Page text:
Your body cannot make salt
it must be offered to you
& taken into your body
through your mouth
& into your life
so you can live
it is a kind of kith—

Just as the opening passage where salt is metaphorized as funeral flowers, salt is animated as life-giving kith. Kith, in Victor’s formulation, is similar to but more than kin. It proposes a relational mode that inspires an intense feeling of solidarity based on resemblance or knowledge. These affective intensities nudge us to cut across norms and established boundaries between things.

It is more productive to tweak the question “what is kith?” to “what does kith do?” Similarly, the question “what does salt do” opens up new frames of knowing salt. Salt, like our kith and kin, performs care work:

kith cleaned your teeth, kith relieved your tired feet, kith soothed your bee stings, kith treated your mosquito bites, kith eased your sore muscles, kith sloughed off your dry skin, kith singed off your old tattoos, kith extinguished your grease fires, kith cleaned soot from your chimneys, kith kept your flowers from wilting, kith held your silk flowers straight, kith protected your patios from weeds, kith killed your poison ivy, kith kept your windows frost free, kith de-iced your sidewalks, kith deodorized your shows, kith tanned your leather, kith kept water in your cells, kith sent messages from your nerves, [. . .] kith whitened whites, kith purified your steel, kith scrubbed your fish tanks, kith made your plastics, kith refined your petroleum, kith preserved your fish, kith illuminated your purples, kith was worth your gold, kith was your tax, kith was your offering to god, and so with kith you gargled your throat and fell asleep with kith in your mouth.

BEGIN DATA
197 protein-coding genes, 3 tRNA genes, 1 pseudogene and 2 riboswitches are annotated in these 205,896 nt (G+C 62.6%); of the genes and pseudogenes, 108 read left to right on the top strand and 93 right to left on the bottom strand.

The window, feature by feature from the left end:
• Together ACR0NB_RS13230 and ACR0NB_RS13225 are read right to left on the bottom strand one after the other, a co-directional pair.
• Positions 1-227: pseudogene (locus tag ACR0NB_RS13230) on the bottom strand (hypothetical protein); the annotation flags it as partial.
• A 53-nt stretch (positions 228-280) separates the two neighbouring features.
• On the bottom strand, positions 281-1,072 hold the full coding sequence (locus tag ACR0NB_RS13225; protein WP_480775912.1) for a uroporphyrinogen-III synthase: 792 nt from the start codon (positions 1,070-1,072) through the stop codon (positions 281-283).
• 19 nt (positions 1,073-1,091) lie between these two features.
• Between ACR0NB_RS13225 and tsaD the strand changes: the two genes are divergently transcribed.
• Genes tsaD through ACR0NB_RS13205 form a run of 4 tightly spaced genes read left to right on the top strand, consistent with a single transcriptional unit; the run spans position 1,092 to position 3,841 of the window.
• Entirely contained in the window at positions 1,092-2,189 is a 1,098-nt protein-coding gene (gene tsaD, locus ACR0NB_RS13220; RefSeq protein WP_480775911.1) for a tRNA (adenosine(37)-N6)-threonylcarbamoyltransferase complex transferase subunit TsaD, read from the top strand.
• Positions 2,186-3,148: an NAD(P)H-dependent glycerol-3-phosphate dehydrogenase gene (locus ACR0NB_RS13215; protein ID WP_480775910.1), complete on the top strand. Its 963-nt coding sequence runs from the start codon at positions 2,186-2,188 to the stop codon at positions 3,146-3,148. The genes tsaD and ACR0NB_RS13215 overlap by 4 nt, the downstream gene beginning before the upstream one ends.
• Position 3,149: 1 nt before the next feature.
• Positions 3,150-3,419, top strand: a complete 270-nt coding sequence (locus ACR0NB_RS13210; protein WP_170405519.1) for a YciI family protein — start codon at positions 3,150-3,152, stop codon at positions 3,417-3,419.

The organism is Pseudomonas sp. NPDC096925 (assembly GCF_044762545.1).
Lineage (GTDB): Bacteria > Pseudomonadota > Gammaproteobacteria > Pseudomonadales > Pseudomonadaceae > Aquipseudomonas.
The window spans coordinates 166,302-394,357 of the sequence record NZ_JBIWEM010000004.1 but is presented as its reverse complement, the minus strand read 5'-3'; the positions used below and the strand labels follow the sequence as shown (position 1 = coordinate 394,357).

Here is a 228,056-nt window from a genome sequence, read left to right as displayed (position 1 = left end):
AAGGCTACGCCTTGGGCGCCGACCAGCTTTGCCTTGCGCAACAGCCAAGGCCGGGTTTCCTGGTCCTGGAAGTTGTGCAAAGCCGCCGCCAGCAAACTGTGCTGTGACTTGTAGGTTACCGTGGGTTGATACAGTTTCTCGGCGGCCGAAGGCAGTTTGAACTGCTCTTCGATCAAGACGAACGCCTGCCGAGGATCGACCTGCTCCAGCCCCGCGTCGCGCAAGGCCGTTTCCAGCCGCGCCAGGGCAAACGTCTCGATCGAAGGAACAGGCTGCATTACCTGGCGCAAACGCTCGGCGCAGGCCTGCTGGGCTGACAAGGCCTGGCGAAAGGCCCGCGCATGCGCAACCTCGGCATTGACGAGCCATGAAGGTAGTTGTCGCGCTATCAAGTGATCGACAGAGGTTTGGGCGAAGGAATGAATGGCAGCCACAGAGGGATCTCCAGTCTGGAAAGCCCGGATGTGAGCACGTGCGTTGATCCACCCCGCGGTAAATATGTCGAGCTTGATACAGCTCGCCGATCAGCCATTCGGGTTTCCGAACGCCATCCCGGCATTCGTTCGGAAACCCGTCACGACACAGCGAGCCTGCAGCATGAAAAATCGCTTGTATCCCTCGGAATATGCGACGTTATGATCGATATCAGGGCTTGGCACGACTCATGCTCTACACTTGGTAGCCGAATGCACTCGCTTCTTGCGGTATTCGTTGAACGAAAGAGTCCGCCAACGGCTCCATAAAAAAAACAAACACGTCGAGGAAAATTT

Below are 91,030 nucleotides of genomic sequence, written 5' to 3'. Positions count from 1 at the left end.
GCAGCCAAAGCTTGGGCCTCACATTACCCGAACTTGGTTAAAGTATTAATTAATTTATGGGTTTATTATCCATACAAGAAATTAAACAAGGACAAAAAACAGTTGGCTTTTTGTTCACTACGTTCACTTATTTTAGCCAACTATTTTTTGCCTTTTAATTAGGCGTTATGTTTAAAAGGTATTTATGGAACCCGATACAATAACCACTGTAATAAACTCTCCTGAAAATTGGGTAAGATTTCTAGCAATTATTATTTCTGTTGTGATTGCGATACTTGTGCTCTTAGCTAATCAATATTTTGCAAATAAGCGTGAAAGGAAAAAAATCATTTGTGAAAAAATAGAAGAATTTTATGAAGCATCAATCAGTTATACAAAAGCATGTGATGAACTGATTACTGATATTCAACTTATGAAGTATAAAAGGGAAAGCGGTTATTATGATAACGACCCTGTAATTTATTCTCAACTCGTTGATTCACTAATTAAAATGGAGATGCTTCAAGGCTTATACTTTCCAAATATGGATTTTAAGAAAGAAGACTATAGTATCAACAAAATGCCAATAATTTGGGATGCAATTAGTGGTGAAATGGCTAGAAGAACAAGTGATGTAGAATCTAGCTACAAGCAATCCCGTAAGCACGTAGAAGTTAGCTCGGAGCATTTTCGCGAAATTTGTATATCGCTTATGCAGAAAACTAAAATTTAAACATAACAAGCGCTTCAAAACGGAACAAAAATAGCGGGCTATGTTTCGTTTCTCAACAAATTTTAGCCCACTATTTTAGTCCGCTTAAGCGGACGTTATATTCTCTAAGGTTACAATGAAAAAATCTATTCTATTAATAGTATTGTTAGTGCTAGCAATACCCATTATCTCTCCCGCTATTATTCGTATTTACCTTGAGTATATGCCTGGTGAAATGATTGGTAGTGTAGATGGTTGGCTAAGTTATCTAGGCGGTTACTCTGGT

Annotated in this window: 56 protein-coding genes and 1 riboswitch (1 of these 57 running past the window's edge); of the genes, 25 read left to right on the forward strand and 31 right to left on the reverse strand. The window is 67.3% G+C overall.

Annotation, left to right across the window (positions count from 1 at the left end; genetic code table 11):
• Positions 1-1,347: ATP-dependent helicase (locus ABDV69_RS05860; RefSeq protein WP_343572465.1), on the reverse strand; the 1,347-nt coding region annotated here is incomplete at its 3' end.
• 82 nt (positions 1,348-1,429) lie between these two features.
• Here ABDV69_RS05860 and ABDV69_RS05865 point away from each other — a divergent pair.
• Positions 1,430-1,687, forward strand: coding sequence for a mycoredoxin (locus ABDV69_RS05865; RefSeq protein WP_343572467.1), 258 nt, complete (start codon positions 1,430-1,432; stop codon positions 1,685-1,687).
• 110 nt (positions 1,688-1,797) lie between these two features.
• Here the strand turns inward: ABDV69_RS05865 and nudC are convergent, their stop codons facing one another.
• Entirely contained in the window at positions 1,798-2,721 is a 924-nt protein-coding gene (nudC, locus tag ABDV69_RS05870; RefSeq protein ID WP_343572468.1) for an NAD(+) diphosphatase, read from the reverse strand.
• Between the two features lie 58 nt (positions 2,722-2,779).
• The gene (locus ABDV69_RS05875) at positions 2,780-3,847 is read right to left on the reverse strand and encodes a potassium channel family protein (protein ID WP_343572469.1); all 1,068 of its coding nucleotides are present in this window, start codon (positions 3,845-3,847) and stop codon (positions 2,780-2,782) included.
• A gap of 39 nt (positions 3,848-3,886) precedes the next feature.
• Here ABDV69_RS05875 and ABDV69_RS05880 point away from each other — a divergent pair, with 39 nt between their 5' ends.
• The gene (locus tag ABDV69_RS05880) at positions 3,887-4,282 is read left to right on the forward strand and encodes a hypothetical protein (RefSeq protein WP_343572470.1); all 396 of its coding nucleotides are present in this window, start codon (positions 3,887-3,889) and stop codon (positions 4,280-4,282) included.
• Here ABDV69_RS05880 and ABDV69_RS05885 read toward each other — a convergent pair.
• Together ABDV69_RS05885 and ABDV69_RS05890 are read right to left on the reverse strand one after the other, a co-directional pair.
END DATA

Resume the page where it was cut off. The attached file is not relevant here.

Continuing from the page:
This list can be read as a user manual of salt since “kith” and “salt” are interchangeable here. The accumulation of verbs makes us more attuned to the ways salt acts upon us. By leaping from domestic scenes of cleaning to microscopic maps of cellular activities to industrial images of manufacturing to intimate portrayals of self-maintenance, this passage reveals how salt weaves itself into the fabric of our lives.

A woman working in the salt pans of the Rann of Kutch, Gujarat, India. Photo by Vinod Panicker, 2007. 

Curiously enough, the salt-kith metaphor is a circular one because it is unclear whether “salt” or “kith” is the object of explication. The collapse between “kith” and “salt” is productive as it reveals as much about salt as it does about kith. The vibrant imagery of salt/kith as a laboring agent reminds us of those whose work is invisible or overlooked to us in a more privileged part of the world. 

Victor pays tribute to these laborers, especially migrant workers like the Agariyas, using blanks to acknowledge our collective amnesia of their lives and deaths:

mining dollars elsewhere
in the memory of ____________________________________________,
___________________, ___________________, ___________________,
___________________, ___________________, ___________________,
___________________, and ___________________, ___________________,
___________________, ___________________, ___________________,
___________________, ___________________, ___________________,
and ___________________, ___________________, ___________________,
___________________, ___________________, ___________________,
___________________, ___________________, and ___________________,
___________________, ___________________, ___________________,
___________________, ___________________, and other kith.

Instead of giving voice to individual salt workers, the poet fills the page with silences. While other narratives might seek to commemorate salt workers or speak on their behalf, Victor’s experimental writing highlights that their ways of knowing are not always intelligible to us. Deaths and erasures cannot be redeemed by any form of documentation. Salted wounds do not heal in the act of writing.

Featured Image: A road leading to the salt mines of Gujarat, India. Photo by Nilanjan Sasmal, 2016.

Weishun Lu is a graduate student in English (Literary Studies) at University of Wisconsin–Madison. She writes on contemporary American poetry, critical race studies, Asian American literature and culture, and affect theory. Her other contributions to Edge Effects include the essay “Behind the Beauty of Orchids, Centuries of Violence” (March 2018). Contact.